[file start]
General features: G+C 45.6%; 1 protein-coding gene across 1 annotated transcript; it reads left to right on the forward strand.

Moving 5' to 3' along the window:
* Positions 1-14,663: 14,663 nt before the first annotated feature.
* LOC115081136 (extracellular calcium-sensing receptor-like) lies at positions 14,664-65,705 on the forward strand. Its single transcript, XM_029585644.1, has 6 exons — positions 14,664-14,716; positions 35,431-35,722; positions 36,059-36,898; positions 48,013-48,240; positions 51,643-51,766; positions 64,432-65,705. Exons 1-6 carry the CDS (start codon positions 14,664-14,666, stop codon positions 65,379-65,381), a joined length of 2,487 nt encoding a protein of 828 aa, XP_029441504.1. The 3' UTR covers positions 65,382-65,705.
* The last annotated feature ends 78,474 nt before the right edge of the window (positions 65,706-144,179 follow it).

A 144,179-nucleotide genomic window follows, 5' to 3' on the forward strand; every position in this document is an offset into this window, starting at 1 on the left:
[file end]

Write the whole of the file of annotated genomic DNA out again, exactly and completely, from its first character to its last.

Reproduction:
General features: G+C 45.6%; 1 protein-coding gene across 1 annotated transcript; it reads left to right on the forward strand.

Moving 5' to 3' along the window:
* Positions 1-14,663: 14,663 nt before the first annotated feature.
* LOC115081136 (extracellular calcium-sensing receptor-like) lies at positions 14,664-65,705 on the forward strand. Its single transcript, XM_029585644.1, has 6 exons — positions 14,664-14,716; positions 35,431-35,722; positions 36,059-36,898; positions 48,013-48,240; positions 51,643-51,766; positions 64,432-65,705. Exons 1-6 carry the CDS (start codon positions 14,664-14,666, stop codon positions 65,379-65,381), a joined length of 2,487 nt encoding a protein of 828 aa, XP_029441504.1. The 3' UTR covers positions 65,382-65,705.
* The last annotated feature ends 78,474 nt before the right edge of the window (positions 65,706-144,179 follow it).

A 144,179-nucleotide genomic window follows, 5' to 3' on the forward strand; every position in this document is an offset into this window, starting at 1 on the left: